The Importance of CPR & AED Safety Training
One challenge with saving victims of cardiac arrest is that there is often a lag before bystanders take action.
- By Jeff Walters
- Sep 01, 2014
Before convincing a company's leaders to install automated external defibrillators in their offices and campuses, Marc Lawrence says he often has to start with a heart lesson. First, he has to explain that sudden cardiac arrest is not the same as a heart attack, that there often are no symptoms, and that it's not something that only affects mostly seniors, but can happen at any age.
"Customers just aren't aware of the prevalence of sudden cardiac arrest," said Lawrence, the president of Downing Digital Healthcare Partners. He has spent more than 25 years working in medical device sales and information technology. In speaking with groups about AEDs, Lawrence often asks his audience to guess how many people experience sudden cardiac arrest (SCA) in the United States each year.
"The highest number I ever received was 80,000, with everyone thinking it mostly affects people all over 65 years of age," he said. Actually, the number is about 424,000, with victims ranging in age from young children to adults.
Analysis of the workplace fatalities reported to the Occupation Safety and Health Administration showed that up to 60 percent might have been saved if AEDs were immediately available and companies were not just relying on EMS.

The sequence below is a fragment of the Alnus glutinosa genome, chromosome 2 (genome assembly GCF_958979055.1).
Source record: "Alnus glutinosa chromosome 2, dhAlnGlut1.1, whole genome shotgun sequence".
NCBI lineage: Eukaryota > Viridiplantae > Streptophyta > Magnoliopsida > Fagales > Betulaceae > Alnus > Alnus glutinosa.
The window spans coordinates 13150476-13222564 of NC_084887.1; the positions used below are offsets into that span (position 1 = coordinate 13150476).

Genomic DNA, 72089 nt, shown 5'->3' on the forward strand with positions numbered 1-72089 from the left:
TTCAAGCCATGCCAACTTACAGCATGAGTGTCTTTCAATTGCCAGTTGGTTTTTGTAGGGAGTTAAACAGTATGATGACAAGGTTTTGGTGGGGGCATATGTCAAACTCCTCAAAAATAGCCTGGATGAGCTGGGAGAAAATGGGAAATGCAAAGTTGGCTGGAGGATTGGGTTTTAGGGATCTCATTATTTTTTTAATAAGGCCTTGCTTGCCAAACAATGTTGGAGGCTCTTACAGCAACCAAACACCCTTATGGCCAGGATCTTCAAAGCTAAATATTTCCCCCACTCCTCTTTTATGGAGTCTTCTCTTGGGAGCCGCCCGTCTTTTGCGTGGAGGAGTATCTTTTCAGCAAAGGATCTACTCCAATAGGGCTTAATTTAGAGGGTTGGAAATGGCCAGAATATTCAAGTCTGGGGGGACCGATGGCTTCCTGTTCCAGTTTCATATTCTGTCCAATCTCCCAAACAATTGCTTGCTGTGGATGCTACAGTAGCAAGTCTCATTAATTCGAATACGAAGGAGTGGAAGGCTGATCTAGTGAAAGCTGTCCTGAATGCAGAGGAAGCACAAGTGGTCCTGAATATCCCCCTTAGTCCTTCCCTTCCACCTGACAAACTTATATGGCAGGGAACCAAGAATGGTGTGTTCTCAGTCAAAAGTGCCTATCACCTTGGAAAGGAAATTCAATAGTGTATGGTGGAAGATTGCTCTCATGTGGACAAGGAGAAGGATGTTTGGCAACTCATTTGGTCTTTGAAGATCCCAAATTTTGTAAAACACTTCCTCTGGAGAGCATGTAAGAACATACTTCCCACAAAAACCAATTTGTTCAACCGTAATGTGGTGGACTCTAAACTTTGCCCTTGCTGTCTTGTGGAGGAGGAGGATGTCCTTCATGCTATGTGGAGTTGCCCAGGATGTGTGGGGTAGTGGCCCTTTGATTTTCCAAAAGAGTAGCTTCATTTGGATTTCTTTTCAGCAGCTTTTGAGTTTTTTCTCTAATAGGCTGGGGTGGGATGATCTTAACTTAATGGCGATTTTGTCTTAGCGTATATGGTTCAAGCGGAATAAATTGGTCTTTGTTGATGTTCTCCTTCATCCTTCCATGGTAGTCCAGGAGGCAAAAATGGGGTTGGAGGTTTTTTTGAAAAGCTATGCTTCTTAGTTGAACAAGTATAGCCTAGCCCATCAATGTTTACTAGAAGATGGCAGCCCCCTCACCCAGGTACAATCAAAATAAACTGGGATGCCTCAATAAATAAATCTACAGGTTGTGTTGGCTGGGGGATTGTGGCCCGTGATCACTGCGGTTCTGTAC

A Leading Cause of Death
Sudden cardiac arrest is the leading cause of death in the United States and Canada, with nearly four out of five cases occurring outside a hospital. Bystanders–whether in a public gathering space such as an airport or shopping mall, or in a workplace–play an in important role in improving the chances of survival, said Dr. Robert W. Neumar, M.D., Ph.D., who is a professor and chair of the Department of Emergency Medicine for the University of Michigan Health Systems. "In cardiac arrest, every minute counts," Neumar said. "If you consider the time it takes for a medical responder to arrive versus a co-worker or bystander, it can mean the difference between life and death."
Even when 911 is called immediately, it can often take seven or eight minutes or longer for EMS to arrive at the location; that doesn't account for the time it takes to locate the victim once they arrive. After 10 minutes without emergency care, resuscitation is rarely successful.
Cardiac arrest is not the same as a heart attack, which occurs when the blood supply to part of the heart muscle is blocked. Cardiac arrest, which may be caused by a heart attack, occurs when the heart's normal rhythm is disrupted and cannot generate blood flow. Chest compressions administered through CPR can generate a small amount of blood flow to vital organs, but defibrillation by an automated external defibrillator is the only way to deliver the lifesaving shock to the heart, bringing it back into normal rhythm and restoring blood circulation.